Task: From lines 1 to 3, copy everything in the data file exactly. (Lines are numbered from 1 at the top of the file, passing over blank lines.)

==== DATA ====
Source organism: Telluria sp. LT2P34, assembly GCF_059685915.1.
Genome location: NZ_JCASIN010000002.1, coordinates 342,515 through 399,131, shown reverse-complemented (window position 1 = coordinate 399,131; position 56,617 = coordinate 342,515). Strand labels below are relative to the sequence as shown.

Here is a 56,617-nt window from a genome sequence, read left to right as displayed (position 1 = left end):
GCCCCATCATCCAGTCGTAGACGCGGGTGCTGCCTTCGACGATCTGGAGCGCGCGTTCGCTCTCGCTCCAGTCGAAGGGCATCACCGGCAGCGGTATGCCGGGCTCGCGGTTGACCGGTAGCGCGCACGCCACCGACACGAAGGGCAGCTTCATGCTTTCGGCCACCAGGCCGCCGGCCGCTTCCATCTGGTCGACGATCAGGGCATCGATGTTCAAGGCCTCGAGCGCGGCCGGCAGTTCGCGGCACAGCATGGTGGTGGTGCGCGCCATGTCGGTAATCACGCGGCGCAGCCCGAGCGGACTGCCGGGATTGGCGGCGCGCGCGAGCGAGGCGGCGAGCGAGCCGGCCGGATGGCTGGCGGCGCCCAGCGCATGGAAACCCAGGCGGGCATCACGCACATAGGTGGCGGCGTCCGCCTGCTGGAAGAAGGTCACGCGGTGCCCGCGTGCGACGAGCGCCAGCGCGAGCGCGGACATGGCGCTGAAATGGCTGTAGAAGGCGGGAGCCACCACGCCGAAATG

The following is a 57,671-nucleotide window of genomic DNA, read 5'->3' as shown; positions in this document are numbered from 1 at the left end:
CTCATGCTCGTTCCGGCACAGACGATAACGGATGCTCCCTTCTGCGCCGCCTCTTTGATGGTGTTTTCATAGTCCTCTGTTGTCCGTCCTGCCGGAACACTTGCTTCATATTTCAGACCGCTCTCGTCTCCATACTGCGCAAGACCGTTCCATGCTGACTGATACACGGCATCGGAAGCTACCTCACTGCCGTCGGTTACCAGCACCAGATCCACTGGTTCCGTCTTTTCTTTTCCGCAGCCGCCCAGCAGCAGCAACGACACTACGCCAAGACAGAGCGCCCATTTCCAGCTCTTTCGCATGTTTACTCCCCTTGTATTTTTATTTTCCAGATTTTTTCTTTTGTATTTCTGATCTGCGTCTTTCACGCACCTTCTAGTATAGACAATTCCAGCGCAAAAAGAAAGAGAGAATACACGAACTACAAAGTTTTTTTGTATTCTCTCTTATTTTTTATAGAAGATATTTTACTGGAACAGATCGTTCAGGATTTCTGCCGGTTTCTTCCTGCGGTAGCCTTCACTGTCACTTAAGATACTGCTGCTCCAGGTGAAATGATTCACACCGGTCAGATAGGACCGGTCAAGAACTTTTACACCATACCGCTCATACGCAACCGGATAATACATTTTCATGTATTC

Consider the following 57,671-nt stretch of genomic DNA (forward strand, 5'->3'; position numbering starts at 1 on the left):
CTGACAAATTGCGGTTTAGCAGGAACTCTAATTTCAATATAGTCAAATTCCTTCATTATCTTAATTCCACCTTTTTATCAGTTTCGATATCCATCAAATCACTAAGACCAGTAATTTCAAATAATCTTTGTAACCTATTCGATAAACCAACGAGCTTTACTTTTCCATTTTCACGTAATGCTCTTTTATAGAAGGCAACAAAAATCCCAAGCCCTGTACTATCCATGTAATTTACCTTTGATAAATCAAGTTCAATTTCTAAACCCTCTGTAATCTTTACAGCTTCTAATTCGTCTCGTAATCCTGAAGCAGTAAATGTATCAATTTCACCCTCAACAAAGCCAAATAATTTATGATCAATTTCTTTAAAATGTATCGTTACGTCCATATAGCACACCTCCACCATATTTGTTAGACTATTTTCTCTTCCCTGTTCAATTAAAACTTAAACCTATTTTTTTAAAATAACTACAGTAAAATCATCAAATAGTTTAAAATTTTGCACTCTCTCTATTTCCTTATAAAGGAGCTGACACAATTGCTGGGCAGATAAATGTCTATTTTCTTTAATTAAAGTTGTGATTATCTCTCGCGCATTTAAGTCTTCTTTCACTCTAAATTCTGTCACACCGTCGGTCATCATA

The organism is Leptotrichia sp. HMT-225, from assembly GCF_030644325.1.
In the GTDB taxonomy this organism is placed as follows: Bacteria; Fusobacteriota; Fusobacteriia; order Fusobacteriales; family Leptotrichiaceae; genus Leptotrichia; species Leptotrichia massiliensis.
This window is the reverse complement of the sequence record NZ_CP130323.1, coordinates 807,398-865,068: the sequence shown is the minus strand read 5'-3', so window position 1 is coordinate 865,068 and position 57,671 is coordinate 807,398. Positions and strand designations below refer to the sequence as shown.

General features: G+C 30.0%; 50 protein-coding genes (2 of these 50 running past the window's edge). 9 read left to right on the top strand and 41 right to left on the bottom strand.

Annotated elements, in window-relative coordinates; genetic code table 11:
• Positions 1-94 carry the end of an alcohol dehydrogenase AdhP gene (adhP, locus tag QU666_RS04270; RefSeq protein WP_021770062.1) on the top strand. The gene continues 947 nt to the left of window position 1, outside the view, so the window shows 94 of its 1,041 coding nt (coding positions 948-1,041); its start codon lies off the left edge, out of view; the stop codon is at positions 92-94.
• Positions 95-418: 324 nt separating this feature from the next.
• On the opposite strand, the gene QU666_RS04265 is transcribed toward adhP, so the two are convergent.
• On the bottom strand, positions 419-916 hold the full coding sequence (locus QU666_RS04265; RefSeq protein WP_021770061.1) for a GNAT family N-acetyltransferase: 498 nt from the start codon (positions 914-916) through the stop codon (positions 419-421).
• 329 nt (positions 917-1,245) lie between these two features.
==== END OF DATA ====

Source organism: Telluria sp. LT2P34, assembly GCF_059685915.1.
Genome location: NZ_JCASIN010000002.1, coordinates 342,515 through 399,131, shown reverse-complemented (window position 1 = coordinate 399,131; position 56,617 = coordinate 342,515). Strand labels below are relative to the sequence as shown.

Here is a 56,617-nt window from a genome sequence, read left to right as displayed (position 1 = left end):